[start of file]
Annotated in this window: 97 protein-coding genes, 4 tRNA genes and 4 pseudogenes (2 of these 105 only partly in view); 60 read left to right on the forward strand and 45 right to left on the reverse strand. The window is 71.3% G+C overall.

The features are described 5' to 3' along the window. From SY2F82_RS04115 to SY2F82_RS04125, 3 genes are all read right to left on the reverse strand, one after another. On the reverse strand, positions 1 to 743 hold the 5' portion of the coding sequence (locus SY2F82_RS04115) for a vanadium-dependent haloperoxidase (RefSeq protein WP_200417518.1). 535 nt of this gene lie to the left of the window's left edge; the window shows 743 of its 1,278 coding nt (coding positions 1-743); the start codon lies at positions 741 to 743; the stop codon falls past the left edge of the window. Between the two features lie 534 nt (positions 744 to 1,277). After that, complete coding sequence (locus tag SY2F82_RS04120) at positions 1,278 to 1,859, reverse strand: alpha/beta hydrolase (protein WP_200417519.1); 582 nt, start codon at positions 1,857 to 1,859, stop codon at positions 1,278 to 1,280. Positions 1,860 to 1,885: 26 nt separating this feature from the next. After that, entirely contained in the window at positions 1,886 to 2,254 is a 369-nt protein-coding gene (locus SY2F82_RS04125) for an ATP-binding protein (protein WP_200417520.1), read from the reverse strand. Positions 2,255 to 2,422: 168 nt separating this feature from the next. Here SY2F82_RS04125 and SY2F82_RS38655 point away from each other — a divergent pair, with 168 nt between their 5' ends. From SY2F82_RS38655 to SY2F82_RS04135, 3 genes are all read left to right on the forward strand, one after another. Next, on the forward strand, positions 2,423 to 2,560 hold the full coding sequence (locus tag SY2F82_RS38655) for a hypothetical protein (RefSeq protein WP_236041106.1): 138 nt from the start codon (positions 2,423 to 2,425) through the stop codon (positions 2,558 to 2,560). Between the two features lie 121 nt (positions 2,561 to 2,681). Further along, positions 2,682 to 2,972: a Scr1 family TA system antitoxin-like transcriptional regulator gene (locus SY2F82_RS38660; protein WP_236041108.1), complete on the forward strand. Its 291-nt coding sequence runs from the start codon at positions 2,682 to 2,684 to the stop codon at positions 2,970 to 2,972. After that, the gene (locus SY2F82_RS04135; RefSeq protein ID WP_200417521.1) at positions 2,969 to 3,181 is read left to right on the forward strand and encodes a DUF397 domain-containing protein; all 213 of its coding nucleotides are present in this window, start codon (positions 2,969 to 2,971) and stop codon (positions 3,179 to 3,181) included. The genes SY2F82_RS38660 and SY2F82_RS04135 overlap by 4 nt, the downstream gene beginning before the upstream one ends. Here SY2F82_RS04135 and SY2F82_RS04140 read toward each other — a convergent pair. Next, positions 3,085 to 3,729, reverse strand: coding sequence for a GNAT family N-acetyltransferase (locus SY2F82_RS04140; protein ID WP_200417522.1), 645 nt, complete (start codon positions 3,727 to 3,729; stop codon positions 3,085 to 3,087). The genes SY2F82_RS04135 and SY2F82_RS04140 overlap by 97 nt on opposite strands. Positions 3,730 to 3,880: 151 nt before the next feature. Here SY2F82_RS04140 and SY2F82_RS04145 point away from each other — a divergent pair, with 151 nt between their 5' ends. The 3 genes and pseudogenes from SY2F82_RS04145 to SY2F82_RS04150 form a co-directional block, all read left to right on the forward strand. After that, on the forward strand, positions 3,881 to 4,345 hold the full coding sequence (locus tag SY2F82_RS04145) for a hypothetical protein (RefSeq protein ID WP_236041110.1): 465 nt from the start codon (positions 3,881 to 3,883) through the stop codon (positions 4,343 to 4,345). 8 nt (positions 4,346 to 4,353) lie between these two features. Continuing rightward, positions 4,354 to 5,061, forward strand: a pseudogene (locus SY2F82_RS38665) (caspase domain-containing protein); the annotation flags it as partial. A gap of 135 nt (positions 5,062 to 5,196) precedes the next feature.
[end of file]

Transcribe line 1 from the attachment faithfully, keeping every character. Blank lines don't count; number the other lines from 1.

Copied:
Annotated in this window: 97 protein-coding genes, 4 tRNA genes and 4 pseudogenes (2 of these 105 only partly in view); 60 read left to right on the forward strand and 45 right to left on the reverse strand. The window is 71.3% G+C overall.